Gathering women peacebuilders in Kenya – creating space to invite our capacity

At the end of February, my colleague Charles and I went to Kenya to meet with friends and colleagues who are part of an organization called Green String Network. We wanted to explore how we could, together, facilitate growing women’s leadership in peacebuilding.

Our colleagues have long experience working in Peacebuilding in Kenya and in the region more broadly. Due to the respect they have from their previous work and relationships, they were able to pull together three groups of powerful and dynamic women in short order. 

We met with professional peacebuilders and healers who mostly work for Nairobi-based organizations; we met with women in Mombasa who were community organizers and those working for organizations promoting peace and well-being; and finally, we met with community activists and peacebuilders who live and work in Kibera and other informal settlements in Nairobi.

We met in an office; a hotel; and the yard of a small community organization – moving from the grass into the garden of Kale as the sun encroached on our circle.

In all of the circles, we started with prayer, welcome and introductions by our Green String Network colleague, Tecla and an overview of GSN from Angi. Charles was there for the introductions, offered his appreciation of women and their capacity to promote peace and social change and acknowledged the importance of ‘women’s space” – space where women could be together outside of patriarchal expectations. He apologized for the harm men have done and do to women, he committed his support to women’s leadership… and he left the room.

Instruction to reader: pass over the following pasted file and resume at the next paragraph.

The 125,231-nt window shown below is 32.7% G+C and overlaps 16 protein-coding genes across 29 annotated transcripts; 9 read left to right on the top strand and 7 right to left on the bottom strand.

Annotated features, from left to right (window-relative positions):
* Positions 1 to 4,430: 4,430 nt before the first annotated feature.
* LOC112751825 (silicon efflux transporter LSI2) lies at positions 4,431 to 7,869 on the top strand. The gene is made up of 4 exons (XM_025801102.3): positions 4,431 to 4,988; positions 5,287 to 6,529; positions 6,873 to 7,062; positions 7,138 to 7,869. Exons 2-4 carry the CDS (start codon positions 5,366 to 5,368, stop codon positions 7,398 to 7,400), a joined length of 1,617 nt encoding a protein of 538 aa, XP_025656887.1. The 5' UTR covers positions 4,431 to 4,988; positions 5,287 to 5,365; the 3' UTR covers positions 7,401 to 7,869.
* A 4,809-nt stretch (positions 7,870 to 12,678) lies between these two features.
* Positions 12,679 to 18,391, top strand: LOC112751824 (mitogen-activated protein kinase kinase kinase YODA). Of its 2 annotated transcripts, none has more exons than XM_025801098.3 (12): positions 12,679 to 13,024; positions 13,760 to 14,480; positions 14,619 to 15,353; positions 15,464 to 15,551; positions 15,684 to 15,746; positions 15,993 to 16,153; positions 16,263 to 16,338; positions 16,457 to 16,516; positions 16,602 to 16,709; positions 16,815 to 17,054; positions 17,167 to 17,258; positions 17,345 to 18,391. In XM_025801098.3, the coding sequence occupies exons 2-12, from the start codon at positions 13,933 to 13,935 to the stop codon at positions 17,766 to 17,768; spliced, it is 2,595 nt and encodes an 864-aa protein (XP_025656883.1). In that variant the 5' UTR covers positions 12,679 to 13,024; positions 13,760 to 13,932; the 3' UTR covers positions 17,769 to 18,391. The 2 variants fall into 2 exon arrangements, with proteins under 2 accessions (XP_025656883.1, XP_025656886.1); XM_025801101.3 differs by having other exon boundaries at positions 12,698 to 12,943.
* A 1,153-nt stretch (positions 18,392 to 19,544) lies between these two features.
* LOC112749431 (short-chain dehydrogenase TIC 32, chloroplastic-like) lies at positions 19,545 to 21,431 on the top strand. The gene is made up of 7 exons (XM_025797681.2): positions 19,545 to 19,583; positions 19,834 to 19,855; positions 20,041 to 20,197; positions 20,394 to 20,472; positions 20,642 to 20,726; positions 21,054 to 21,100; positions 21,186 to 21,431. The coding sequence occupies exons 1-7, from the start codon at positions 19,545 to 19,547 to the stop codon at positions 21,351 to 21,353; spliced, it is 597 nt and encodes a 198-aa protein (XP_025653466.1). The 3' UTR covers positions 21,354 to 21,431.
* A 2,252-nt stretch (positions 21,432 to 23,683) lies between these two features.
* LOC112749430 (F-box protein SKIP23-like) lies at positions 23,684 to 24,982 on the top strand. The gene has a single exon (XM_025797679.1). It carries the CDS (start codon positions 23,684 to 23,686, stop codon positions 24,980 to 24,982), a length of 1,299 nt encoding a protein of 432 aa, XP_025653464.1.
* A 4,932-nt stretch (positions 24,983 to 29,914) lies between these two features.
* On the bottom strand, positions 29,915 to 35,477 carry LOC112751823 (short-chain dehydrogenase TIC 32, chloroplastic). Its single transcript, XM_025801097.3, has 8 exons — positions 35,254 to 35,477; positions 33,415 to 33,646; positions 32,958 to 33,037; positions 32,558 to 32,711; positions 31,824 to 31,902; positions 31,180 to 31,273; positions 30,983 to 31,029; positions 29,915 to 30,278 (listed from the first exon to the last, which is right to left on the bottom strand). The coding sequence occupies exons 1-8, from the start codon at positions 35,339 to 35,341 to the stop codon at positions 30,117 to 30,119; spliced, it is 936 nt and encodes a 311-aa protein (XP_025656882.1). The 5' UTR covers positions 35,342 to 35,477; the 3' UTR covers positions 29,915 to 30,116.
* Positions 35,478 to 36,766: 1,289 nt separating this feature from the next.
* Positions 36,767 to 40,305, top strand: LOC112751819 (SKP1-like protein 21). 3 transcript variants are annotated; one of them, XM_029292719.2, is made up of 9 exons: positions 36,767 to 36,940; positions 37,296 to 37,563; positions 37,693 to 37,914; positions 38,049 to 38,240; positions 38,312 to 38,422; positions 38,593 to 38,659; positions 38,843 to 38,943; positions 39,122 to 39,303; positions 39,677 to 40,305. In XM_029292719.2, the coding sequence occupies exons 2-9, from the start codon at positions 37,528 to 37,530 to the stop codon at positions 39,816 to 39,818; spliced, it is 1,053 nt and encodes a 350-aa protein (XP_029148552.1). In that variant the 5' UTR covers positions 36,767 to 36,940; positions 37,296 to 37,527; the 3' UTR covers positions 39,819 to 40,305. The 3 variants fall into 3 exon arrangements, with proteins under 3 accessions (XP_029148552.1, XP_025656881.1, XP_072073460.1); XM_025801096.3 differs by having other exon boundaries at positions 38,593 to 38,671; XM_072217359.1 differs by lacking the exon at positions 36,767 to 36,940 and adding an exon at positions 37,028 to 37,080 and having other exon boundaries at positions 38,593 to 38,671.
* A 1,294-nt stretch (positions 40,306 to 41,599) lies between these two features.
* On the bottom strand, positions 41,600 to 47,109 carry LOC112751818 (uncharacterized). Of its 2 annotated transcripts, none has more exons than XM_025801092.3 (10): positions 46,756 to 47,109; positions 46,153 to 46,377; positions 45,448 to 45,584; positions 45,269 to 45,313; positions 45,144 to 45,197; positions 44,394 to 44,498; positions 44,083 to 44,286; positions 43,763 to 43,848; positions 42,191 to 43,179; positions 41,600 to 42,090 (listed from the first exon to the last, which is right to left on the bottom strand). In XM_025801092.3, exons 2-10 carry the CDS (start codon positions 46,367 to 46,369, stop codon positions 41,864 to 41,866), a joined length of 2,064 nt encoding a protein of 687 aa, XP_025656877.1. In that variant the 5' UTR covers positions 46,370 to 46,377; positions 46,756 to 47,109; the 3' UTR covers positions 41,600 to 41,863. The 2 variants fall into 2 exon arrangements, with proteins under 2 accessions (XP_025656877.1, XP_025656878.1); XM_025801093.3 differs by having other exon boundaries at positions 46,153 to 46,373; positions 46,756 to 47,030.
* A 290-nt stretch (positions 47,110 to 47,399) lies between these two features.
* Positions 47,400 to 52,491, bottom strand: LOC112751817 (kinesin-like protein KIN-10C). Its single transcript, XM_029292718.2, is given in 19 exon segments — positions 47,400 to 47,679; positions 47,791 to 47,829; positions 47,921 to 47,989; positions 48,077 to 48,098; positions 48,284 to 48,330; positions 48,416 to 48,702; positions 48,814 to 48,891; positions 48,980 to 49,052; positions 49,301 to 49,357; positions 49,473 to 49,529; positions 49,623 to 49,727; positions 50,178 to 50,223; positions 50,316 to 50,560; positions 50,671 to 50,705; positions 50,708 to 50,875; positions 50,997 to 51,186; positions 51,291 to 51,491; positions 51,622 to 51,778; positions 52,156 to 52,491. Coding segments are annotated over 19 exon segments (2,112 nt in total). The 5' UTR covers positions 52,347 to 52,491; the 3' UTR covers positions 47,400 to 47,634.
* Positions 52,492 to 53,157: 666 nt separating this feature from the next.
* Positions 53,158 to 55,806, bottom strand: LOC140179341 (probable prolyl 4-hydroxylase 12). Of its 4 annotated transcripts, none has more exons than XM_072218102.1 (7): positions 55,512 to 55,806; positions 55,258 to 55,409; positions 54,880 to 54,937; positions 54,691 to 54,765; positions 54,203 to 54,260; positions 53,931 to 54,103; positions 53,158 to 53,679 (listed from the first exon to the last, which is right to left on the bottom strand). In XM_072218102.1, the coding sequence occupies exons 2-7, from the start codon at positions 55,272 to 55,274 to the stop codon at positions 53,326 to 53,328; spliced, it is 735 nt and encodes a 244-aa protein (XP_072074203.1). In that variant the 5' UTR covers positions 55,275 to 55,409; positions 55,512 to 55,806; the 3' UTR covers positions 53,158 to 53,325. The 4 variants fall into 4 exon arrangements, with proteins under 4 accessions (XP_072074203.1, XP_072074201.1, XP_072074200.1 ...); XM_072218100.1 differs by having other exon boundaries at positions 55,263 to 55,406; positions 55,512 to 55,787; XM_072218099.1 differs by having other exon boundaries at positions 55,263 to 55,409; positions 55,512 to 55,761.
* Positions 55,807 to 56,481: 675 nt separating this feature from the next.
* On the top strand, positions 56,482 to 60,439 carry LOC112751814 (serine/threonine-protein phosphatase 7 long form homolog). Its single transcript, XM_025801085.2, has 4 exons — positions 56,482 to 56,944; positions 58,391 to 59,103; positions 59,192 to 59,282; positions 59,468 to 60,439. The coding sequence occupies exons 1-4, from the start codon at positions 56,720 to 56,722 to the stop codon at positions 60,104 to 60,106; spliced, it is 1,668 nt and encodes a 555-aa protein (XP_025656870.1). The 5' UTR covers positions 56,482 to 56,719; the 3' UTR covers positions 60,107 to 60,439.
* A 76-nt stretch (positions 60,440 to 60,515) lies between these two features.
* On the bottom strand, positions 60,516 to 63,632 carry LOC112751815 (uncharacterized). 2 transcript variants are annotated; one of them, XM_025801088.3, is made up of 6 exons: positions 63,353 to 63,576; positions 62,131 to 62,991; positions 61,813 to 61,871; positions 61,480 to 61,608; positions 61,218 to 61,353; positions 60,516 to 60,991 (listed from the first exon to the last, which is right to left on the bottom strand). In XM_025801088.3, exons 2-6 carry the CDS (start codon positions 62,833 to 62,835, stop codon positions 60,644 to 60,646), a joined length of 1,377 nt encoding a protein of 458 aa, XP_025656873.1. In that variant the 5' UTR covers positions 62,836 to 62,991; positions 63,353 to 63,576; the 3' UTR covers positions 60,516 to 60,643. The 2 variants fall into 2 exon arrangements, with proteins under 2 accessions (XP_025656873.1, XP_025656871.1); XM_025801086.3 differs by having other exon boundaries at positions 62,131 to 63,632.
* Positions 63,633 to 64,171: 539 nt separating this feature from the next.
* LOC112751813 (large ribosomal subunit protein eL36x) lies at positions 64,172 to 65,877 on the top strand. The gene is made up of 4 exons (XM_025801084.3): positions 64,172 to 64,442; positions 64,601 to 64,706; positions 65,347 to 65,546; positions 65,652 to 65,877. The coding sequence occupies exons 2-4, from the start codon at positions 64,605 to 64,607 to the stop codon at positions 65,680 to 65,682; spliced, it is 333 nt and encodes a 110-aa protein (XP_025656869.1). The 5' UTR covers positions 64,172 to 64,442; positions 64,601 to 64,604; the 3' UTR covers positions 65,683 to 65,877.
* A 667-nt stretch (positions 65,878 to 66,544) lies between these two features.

In all three circles, his act of appreciating what women have to uniquely offer, a heartfelt apology for harm of women by men, commitment to support, and leaving the room was a powerful experience for all. Most of the participants had never had an experience like that. If Charles traveled all the way to Kenya just to leave the room, that was worth the trip in everything it symbolized and invited from the women. 

I then shared something about CFP, our connection with Green String Network and some observations that have been fueling my purpose and work. When women come together with the intention of sharing their authentic voices, supporting each other and collectively thinking through ways to improve the community, they are powerful and unstoppable. Huge untapped potential shows up and gets activated. I saw this in Sierra Leone where the Peace Mothers, who came together to attend to women’s unique needs in post-war reconciliation, then went on to create collective economic projects, support young people and start to employ the voice they were discovering in larger community forums with men. I had also experienced elements of those outcomes in my own life as a participant in an on-going women’s circle.

As such, we (CFP and GSN ) wanted to open a space for reflection with these women peacebuilders on what women uniquely brought to peacebuilding; what was needed to grow women’s leadership, individually; and what was needed to invite more women into peacebuilding.